making a 240 outlet a 120 outlet

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Old 07-03-04, 04:55 PM
beatstherest
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making a 240 outlet a 120 outlet

I want to make a 240 outlet into a 120. I have a black and white wire (120 each) and a uninsulated copperwire. If I hook one of the 110 wires to one side of the plug and the copper wire to the other side...is this safe. My meter reads 110 now with this hook up. I am concerned about the ground...
 
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Old 07-03-04, 05:24 PM
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No . Go back and see where that white wire gets its 110V and make it the ground wire there. Could be in the panel.



ED
 
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Old 07-03-04, 08:26 PM
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beatstherest, What you did is not safe. You are using your _ground_ wire as the neutral wire to feed the receptacle. What you should do is make sure that you change the white wire to the neutral at the _source_ for the white wire. Note: the _neutral_ and the _ground_ are different; you can't simply connect the white wire to a box somewhere. Instead you need to make sure that the white wire is connected to the neutral bus at the panel. In your main panel, the neutral bus will also be the ground bus, but this is only true at this one location.

If you trace the wire from this 220V circuit back to the panel you will probably find the white wire sitting on a circuit breaker. Simply move this wire to the neutral bus.

Back at your receptacle, connect the bare wire to the ground terminal, and the white wire to the neutral terminal.

-Jon
 
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Old 07-04-04, 05:05 AM
doingitmyself
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Originally Posted by winnie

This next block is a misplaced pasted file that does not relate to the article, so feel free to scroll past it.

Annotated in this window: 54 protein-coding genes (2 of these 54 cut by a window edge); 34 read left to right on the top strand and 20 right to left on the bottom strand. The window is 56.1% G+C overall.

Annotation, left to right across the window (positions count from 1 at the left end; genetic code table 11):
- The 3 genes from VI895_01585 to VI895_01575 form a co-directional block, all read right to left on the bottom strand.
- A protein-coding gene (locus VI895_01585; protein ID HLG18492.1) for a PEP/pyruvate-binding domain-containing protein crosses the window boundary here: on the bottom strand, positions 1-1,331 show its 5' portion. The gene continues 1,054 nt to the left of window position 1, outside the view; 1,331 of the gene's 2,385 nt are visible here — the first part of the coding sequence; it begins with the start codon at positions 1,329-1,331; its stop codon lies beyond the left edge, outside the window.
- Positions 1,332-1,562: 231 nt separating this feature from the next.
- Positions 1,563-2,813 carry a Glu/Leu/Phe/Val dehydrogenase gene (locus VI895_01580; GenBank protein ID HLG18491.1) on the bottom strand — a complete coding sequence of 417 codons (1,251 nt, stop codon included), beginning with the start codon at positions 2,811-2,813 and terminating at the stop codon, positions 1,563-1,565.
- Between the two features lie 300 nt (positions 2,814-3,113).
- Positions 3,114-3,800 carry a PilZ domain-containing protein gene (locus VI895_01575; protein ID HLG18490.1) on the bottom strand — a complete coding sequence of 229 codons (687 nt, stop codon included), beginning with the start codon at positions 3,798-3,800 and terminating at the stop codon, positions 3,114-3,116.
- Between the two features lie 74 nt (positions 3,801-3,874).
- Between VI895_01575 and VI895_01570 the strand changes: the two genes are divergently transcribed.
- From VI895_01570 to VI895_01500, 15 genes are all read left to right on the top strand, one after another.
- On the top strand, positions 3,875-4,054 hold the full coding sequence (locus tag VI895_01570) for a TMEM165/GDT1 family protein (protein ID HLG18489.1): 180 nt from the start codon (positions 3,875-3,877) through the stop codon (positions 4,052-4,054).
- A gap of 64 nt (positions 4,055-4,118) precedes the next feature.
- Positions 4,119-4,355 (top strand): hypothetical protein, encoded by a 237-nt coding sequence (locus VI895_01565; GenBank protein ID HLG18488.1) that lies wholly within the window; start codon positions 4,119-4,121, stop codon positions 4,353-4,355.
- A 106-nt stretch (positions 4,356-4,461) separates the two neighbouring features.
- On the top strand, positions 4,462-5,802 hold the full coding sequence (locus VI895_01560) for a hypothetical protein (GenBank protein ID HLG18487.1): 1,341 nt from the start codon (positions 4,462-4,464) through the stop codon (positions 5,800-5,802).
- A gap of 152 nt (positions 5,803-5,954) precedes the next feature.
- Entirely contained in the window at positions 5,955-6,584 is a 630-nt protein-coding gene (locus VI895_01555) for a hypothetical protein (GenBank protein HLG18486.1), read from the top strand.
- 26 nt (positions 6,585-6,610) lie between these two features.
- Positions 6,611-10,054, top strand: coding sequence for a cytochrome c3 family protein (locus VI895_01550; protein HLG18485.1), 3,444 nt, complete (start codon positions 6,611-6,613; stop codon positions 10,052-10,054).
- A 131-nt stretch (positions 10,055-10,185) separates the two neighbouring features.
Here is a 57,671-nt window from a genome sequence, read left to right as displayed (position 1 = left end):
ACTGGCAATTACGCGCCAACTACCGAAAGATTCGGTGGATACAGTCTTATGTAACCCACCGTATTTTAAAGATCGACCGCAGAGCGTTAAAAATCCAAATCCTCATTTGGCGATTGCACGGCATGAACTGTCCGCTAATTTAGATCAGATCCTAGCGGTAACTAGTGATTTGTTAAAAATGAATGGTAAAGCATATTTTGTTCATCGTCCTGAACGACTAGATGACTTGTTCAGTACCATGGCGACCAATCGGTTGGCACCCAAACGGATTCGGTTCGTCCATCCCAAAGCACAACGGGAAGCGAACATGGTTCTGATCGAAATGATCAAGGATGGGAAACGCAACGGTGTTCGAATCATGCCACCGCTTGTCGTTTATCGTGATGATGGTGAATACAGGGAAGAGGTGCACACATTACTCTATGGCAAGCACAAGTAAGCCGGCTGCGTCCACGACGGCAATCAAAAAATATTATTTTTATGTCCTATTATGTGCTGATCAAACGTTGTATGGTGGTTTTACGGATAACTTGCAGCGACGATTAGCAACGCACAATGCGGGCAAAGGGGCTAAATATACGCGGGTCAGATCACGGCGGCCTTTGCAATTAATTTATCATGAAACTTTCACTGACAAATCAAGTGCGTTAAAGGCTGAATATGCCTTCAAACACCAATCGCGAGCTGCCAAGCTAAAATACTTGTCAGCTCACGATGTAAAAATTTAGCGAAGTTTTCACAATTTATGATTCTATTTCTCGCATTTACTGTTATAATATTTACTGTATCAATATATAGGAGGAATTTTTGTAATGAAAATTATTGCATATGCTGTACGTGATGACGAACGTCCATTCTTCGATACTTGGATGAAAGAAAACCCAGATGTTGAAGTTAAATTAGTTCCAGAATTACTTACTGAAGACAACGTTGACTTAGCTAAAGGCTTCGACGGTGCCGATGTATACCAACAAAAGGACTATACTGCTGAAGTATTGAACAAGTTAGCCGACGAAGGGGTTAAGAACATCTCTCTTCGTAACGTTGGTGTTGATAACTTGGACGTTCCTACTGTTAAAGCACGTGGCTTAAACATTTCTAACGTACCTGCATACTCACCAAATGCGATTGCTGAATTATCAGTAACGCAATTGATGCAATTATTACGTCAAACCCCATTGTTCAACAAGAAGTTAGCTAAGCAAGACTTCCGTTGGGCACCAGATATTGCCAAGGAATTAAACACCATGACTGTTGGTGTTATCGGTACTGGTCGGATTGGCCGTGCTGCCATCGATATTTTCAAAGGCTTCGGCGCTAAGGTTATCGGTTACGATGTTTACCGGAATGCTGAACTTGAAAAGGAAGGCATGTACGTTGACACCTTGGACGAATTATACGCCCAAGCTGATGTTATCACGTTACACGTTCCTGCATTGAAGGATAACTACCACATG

........If you trace the wire from this 220V circuit back to the panel you will probably find the white wire sitting on a circuit breaker. Simply move this wire to the neutral bus.
-Jon
Jon,

Should the double pole breaker be replaced with a single pole breaker, or can the poster continue to use the double pole breaker without anything connected to the other terminal on the breaker?

-Terry
 
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Old 07-04-04, 08:33 AM
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IMHO, if you replace the double breaker with a single, (which would be the best option to avoid future confusion,) you'll be left with an open space in your panel once the cover is on; not a safe idea, and probably against code. I would add another single breaker to fill the spot, leaving the breaker in the "off" position. This fills the open space and gives you a breaker in place for a future circuit.
 
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Old 07-04-04, 04:17 PM
doingitmyself
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Nope, I didn't visualize the open space cause by removing the DP Breaker. That would be a problem. Thanks HD

I wonder. Aren't the DP breakers connected by a handle tie, or is that the dual breakers? If the DP has the handle tie, it could be removed and the switch opened for the unused phase? I guess this might lead to some confusion later, maybe, and perhaps there's nothing wrong with just leaving it as it is?
 
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Old 07-04-04, 04:22 PM
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If the amperage is okay, I would go ahead and leave the double-pole breaker in place and just move the white wire. That saves you the trouble and cost of replacing the breaker, and it also solves the problem of an open spot in the panel with no effort at all. Half of a double-pole breaker works the same as a single-pole breaker (except if either circuit trips, it takes the other circuit with it, which isn't usually that big of a problem).

However, it is rare to see a double-pole 15-amp or 20-amp breaker in a panel. And since you are not allowed to put an ordinary receptacle on anything larger than a 20-amp breaker, the theoretical answer in the paragraph above is usually not applicable.

Almost anything is better than what's there now, which is just plain insane.
 
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